12. Processing Procedures Changing Status from F-1 to H-1B • An F-1 alien can change status to H-1B, which means that the F-1 need not leave the country to obtain H-1B status. • The F-1 alien should file to change status well in advance, since employment pursuant to the H-1B petition cannot commence until the petition is approved and a visa number is available.

  13. Changing Status from F-1 to H-1B The H-1B Cap on Visa Numbers • 65,000 H-1B visas are available each fiscal year and 20,000 additional numbers are available for those with a master’s degree or higher from a U.S. institution.

  14. Cont. H-1B Cap • The earliest an employer can file an H-1B petition is April 1st of each year. • The earliest start date that can be requested is October 1st of that same year.

  15. Fiscal Year 2008 H-1B Cap Reached • The H-1B cap for bachelor’s degree petitions for fiscal year 2008 has been reached. Since the petitions received exceeded the visa numbers, the petitions were subject to a lottery. • USCIS returned those petitions that did not receive a number.

  16. Changing Status from F-1 to H-1B Petitions Exempt from the H-1B Cap • Certain employers and petitions are not subject to the visa cap. These include…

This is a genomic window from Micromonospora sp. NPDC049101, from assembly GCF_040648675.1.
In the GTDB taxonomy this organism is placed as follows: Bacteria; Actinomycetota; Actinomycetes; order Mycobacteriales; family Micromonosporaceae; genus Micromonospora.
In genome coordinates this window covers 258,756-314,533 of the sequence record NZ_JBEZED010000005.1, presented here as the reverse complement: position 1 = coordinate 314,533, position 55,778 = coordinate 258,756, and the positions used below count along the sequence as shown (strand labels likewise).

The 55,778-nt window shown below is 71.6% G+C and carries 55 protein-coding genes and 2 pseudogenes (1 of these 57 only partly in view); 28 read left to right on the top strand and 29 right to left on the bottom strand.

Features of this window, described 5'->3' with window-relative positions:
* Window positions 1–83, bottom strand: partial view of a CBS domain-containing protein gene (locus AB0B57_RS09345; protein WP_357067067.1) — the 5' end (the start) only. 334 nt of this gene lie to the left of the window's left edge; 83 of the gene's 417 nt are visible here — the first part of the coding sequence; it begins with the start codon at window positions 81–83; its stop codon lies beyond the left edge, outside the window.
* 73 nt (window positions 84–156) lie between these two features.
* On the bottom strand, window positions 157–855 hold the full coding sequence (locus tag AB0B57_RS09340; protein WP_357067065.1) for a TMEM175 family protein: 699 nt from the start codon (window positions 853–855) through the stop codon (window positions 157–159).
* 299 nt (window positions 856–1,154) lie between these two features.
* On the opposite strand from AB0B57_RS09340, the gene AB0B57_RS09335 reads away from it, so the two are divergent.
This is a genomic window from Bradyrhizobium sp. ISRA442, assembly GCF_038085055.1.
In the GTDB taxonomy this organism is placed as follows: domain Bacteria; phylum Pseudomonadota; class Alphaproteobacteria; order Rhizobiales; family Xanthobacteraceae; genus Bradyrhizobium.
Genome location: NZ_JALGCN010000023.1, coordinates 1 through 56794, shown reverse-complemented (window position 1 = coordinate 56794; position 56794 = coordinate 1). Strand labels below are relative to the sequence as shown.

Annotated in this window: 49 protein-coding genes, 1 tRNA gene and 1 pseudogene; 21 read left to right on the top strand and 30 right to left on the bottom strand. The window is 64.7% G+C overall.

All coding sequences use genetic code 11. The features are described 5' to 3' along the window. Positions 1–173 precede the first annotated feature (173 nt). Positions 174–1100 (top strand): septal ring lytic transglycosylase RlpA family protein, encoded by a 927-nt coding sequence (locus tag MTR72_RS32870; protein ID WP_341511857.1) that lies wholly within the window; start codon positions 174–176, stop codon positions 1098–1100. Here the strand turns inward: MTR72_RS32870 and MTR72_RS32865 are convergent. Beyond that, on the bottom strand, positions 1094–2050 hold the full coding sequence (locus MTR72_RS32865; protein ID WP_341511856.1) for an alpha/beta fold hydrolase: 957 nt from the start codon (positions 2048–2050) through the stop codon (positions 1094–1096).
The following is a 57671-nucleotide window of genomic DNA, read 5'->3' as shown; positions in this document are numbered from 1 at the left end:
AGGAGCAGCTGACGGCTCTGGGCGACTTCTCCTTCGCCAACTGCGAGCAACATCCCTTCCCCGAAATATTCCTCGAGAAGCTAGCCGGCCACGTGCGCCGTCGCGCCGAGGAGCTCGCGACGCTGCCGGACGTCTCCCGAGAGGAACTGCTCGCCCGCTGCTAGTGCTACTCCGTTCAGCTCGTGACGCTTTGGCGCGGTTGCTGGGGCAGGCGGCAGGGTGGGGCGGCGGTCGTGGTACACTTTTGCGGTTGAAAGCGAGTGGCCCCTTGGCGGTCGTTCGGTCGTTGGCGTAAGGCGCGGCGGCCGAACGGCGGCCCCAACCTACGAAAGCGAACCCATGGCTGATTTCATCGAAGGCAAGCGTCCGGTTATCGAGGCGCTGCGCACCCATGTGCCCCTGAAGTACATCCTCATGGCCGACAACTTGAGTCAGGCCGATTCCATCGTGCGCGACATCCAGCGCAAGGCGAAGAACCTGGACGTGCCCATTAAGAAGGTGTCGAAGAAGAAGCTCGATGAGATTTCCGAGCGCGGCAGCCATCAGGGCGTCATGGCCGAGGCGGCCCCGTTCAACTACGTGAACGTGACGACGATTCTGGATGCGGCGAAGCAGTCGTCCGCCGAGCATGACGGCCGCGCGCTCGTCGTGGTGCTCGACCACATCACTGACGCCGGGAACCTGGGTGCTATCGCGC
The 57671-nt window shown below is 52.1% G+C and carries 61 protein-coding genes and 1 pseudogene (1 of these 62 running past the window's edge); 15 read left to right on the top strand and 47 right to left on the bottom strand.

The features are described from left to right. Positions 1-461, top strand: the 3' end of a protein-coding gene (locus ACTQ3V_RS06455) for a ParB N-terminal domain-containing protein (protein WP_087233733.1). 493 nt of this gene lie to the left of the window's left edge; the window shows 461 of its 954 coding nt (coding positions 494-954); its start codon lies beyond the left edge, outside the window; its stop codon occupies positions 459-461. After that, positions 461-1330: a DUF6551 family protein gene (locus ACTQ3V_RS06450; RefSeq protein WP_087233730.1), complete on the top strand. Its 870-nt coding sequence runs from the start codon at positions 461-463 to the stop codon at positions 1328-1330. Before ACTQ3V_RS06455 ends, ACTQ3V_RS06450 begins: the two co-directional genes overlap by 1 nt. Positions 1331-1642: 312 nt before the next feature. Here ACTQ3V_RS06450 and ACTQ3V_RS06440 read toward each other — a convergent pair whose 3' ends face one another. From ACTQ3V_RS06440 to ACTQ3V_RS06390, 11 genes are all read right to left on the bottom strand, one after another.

17. Changing Status from F-1 to H-1B Cont. Cap Exemption • Any alien counted against the cap within the past six years, unless the alien would be eligible for a new full six years of H-1B status: • out of the country for a year; • seasonal & intermittent worker; or • in the US less than six months per year

  18. Changing Status from F-1 to H-1B Cont. Cap Exemption • J-1 who has obtained a waiver through the State 30 program • Beneficiaries of employment offers at institutions of higher education or related or affiliated nonprofit entities • Nonprofit or governmental research organizations

  19. Changing Status from F-1 to H-1B Cont. Cap Exemption • An alien changing H-1B employers as long as she was not working at a cap-exempt institution previously • Extensions of H-1B status